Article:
Bronx Dems Marcos A. Crespo, Michael Robles, and Vanessa L. Gibson. Photo by Candice M. Giove.
New Bronx Borough President Ruben Diaz, Jr. strode into a gallery at the Bronx Museum where members of the Bronx Democratic County from his former assembly district gathered to find a successor for his now vacant assembly seat. He made his way to Marcos A. Crespo, a former intern and an aide in Rev. Ruben Diaz’s state senate office, with his hand outstretched, and greeted him with what is almost certainly going to be his new title.
“Assemblyman,” he said as the two heartily shook hands.
Diaz’s newly-appointed Deputy Borough President Aurelia Greene also didn’t need to look further than her own office to find a candidate for her seat, and she nominated her former intern and staffer Vanessa L. Gibson to take her place in the assembly.
Saturday morning the Bronx Democratic County Committee held two procedural elections in two separate galleries at the Bronx Museum on the Grand Concourse, and officially named the two as candidates in the June 2nd Special election to fill the two empty assembly seats.
During the first session, county committee members of the 88th Assembly District enthusiastically embraced the 28-year-old Crespo as their candidate since the majority – if not all – of those members knew him well from his time with then-assemblyman Diaz and state senator Diaz.
The group also voted in Michael Robles, who first interned for Ruben Diaz Jr. when he was 14, to take Diaz’s place as male district leader. Diaz previously held both posts.
“Marcos and Michael are the very best that we have to offer,” Diaz said. “These are young men who are polished. These are young men who are well-versed. These are young men that don’t know everything, so you have to be patient with them.”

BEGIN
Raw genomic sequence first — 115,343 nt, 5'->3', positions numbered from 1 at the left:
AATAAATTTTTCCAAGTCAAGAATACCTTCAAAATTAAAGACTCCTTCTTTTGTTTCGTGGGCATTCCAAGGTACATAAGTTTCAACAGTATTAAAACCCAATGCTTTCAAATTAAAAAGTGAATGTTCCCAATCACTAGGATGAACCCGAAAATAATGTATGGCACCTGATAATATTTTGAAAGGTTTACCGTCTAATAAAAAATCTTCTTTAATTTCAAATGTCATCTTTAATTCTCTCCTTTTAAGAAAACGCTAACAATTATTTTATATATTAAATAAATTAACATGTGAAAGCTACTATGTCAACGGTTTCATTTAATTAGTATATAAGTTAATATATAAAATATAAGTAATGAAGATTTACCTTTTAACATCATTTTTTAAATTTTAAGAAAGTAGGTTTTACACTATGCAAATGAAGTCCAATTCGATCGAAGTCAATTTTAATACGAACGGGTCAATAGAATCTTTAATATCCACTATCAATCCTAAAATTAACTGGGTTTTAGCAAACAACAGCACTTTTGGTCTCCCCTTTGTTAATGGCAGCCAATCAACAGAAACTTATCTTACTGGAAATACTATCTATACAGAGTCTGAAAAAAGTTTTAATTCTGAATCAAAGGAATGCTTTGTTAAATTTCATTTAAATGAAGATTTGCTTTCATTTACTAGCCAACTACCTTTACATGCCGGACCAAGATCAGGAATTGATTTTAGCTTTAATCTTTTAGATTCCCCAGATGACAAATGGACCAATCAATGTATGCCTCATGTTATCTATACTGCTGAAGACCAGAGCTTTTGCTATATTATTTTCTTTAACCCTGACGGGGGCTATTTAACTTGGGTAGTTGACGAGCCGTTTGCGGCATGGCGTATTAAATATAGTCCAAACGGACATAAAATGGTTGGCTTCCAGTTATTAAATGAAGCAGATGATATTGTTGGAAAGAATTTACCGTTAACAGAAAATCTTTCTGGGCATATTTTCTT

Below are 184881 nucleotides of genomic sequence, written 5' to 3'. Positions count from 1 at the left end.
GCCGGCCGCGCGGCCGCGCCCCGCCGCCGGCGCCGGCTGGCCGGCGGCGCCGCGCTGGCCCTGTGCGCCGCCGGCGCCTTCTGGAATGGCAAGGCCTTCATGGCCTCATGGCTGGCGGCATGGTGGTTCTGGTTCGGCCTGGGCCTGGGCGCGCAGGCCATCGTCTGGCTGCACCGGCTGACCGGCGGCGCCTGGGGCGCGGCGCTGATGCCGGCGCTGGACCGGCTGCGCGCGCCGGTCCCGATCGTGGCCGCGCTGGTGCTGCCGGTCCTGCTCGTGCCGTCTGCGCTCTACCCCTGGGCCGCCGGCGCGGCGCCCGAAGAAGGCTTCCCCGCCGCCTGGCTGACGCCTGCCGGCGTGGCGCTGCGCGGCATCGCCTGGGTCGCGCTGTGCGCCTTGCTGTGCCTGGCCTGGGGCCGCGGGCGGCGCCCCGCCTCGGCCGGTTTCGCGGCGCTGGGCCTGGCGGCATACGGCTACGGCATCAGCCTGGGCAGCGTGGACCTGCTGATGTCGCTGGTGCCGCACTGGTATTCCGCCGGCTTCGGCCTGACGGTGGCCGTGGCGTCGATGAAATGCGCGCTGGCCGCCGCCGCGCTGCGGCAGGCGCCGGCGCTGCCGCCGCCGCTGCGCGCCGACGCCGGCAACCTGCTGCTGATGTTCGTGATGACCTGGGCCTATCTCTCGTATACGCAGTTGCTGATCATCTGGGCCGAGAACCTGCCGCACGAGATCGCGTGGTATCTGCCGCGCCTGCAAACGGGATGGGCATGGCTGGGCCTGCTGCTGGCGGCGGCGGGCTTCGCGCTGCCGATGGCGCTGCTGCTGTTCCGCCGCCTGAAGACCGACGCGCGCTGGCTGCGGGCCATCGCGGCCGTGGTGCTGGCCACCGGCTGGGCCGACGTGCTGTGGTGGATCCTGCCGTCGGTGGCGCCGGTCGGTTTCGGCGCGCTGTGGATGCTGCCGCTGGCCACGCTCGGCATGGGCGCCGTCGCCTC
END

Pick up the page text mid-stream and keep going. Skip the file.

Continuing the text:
Crespo, a John Jay graduate, learned the ins and outs of Albany from his days as an intern up to now while working as State Senator Diaz’s executive assistant. Diaz said that Crespo also knew the district intimately.
“It is rare that we get an elected official who knows both things,” he said.
Of course, the day’s sessions did not pass without reference to the Bronx Democratic County split, which began with a fray over a judicial candidate, led to circus-like elections orchestrated by former Bronx Democratic County Committee Chairman Asssemblyman Jose Rivera at the Loew’s Paradise Theatre last year, and resulted in victory for new Bronx Democratic County Chairman Assemblyman Carl Heastie and the other Rainbow Rebels, who are now the new face of county. (Rivera is still appealing the judge’s ruling that the Heastie election is valid.)
Diaz said that Crespo would not embarrass his borough. “Those days are over,” he said.
After the members took a vote, Assemblyman Jeffrey Dinowitz, who officiated the proceedings, started a second session with Bronx County Committee members of the 77th Assembly District. “This is not the Loew’s Paradise Theatre,” he laughed. “It’s very nice here.”
Within minutes, members there elected to name 30-year-old Gibson, a top Greene staffer as a candidate in the special election.
Gibson also dipped into the world of politics through an internship while at SUNY Albany eight years ago. So impressed was Greene by her diligence as an intern, she offered her a position when her district office manager departed.
“She found people and went to meetings that I never even heard of,” Greene laughed. “She kept me so well informed my head was spinning at times, but that’s the type of worker she is.”
Democratic County Chairman Carl Heastie congratulated both candidates and urged committee members to steadfastly support each of them.
“This is only the Democratic nomination,” Heastie said. “This is not a coronation.”
But the road to victory seems clear for both candidates, especially with the strength of the new Bronx machine behind them. No other candidates have announced their intentions so far, though it’s possible that a token Republican candidate could appear on the ballot.
The winners of the special election will serve until 2010, the conclusion of the Assembly members’ terms they replaced.
Both might make it to Albany in time for a vote on mayoral control of the New York City school system, which sunsets in June.
“I look forward to that debate,” Crespo said. “I’m okay with mayoral control, but I think we need to address the issue of parental participation.” Gibson agreed that the system needed some tweaking to allow for more involvement.